Tuesday, November 19, 2013
While many factors go into writing a truly persuasive brief, the best and earliest opportunity to convey the client’s case theory is the issue statement. In a recent Seventh Circuit appeal involving religion and the new federal health insurance laws, the briefs provide instructive examples of how to take fuller advantage of that opportunity—or not.
In Grote Industries v. Sebelius, the trial court denied a preliminary injunction to Catholic business owners who did not want to provide contraceptive health coverage to employees. Grote Industries and the United States framed the issues as follows. (The bold typeface is added here to emphasize the stronger thematic words.)
- Grote Industries: The Grote Family members are Catholic and operate their business, Grote Industries, in accordance with their faith, including the Catholic Church's teachings regarding the moral wrongfulness of abortifacient drugs, contraception, and sterilization. *** Can the government establish the high standard of strict scrutiny in support of implementing the Mandate against Grote, especially when the government exempts millions of other Americans and has a variety of alternative measures available?
- United States: Whether the Religious Freedom Restoration Act (“RFRA”) claim fails because RFRA does not allow a for-profit, secular corporation to deny federally required employee benefits on the basis of religion.
In an opinion released last week, the Seventh Circuit used its merits analysis to fire a warning shot past the Justice Department, and required the trial court to provide temporary relief. The Court predicted that based on the record so far, the United States will fail to articulate a compelling state interest for requiring religious business owners to provide contraceptive coverage in employee health plans. While the decision remains controversial, as evidenced by a vigorous dissent, the issue statements in the briefs seem to presage the government’s need for a clearer theory—and a more compelling story.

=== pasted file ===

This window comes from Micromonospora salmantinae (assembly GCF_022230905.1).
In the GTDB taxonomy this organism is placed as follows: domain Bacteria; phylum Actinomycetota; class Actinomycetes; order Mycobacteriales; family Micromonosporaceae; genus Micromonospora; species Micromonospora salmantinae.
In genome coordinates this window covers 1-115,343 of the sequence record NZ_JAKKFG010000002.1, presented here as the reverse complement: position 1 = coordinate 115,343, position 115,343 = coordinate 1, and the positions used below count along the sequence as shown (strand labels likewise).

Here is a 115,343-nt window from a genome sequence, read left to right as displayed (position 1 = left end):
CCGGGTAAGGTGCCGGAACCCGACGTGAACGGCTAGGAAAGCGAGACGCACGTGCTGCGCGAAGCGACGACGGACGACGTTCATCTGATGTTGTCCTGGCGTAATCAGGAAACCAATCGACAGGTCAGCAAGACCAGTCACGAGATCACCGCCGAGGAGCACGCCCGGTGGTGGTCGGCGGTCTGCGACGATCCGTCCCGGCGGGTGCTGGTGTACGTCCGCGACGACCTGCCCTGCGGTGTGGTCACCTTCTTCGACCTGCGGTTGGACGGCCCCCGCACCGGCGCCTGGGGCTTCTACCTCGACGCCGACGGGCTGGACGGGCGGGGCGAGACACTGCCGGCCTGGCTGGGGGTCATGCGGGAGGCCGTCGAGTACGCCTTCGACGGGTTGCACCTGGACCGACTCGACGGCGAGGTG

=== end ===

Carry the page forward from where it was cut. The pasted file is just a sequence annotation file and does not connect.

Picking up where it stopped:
Next time: a deeper look into these issue statements for choices in structure, content, theme, and style. The Appellate Advocacy Blog will regularly examine briefs in high-profile cases for persuasive strategies. If you run across a striking example you’d like to share, contact us.
Hat tip to Lyle Denniston at SCOTUSBlog for the case.
Briefs and opinion: 2013 WL 5960692 (opinion), 2013 WL 816519 (Grote Ind. opening brief), 2013 WL 1208759 (U.S. response).